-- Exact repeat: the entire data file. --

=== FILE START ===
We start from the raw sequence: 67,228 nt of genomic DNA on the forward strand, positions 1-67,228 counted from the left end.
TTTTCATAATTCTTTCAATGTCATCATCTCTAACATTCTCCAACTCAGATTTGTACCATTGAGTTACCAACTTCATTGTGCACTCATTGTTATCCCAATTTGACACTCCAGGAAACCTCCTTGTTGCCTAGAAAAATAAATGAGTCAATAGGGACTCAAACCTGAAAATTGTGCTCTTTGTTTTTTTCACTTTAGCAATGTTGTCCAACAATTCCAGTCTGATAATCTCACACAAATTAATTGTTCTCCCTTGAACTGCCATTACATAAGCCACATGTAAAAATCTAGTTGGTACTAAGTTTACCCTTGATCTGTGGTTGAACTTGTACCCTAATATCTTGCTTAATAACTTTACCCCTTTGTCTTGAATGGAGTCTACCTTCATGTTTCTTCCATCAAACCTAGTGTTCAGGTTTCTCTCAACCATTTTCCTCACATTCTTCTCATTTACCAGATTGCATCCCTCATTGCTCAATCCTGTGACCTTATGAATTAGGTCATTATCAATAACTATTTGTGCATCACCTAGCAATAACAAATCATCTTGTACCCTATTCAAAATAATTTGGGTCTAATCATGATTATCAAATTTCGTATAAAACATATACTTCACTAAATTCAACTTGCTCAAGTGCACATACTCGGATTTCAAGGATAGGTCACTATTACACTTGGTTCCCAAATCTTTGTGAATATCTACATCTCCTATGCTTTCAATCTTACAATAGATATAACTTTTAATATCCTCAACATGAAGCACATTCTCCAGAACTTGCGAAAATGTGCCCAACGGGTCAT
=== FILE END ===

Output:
We start from the raw sequence: 67,228 nt of genomic DNA on the forward strand, positions 1-67,228 counted from the left end.
TTTTCATAATTCTTTCAATGTCATCATCTCTAACATTCTCCAACTCAGATTTGTACCATTGAGTTACCAACTTCATTGTGCACTCATTGTTATCCCAATTTGACACTCCAGGAAACCTCCTTGTTGCCTAGAAAAATAAATGAGTCAATAGGGACTCAAACCTGAAAATTGTGCTCTTTGTTTTTTTCACTTTAGCAATGTTGTCCAACAATTCCAGTCTGATAATCTCACACAAATTAATTGTTCTCCCTTGAACTGCCATTACATAAGCCACATGTAAAAATCTAGTTGGTACTAAGTTTACCCTTGATCTGTGGTTGAACTTGTACCCTAATATCTTGCTTAATAACTTTACCCCTTTGTCTTGAATGGAGTCTACCTTCATGTTTCTTCCATCAAACCTAGTGTTCAGGTTTCTCTCAACCATTTTCCTCACATTCTTCTCATTTACCAGATTGCATCCCTCATTGCTCAATCCTGTGACCTTATGAATTAGGTCATTATCAATAACTATTTGTGCATCACCTAGCAATAACAAATCATCTTGTACCCTATTCAAAATAATTTGGGTCTAATCATGATTATCAAATTTCGTATAAAACATATACTTCACTAAATTCAACTTGCTCAAGTGCACATACTCGGATTTCAAGGATAGGTCACTATTACACTTGGTTCCCAAATCTTTGTGAATATCTACATCTCCTATGCTTTCAATCTTACAATAGATATAACTTTTAATATCCTCAACATGAAGCACATTCTCCAGAACTTGCGAAAATGTGCCCAACGGGTCAT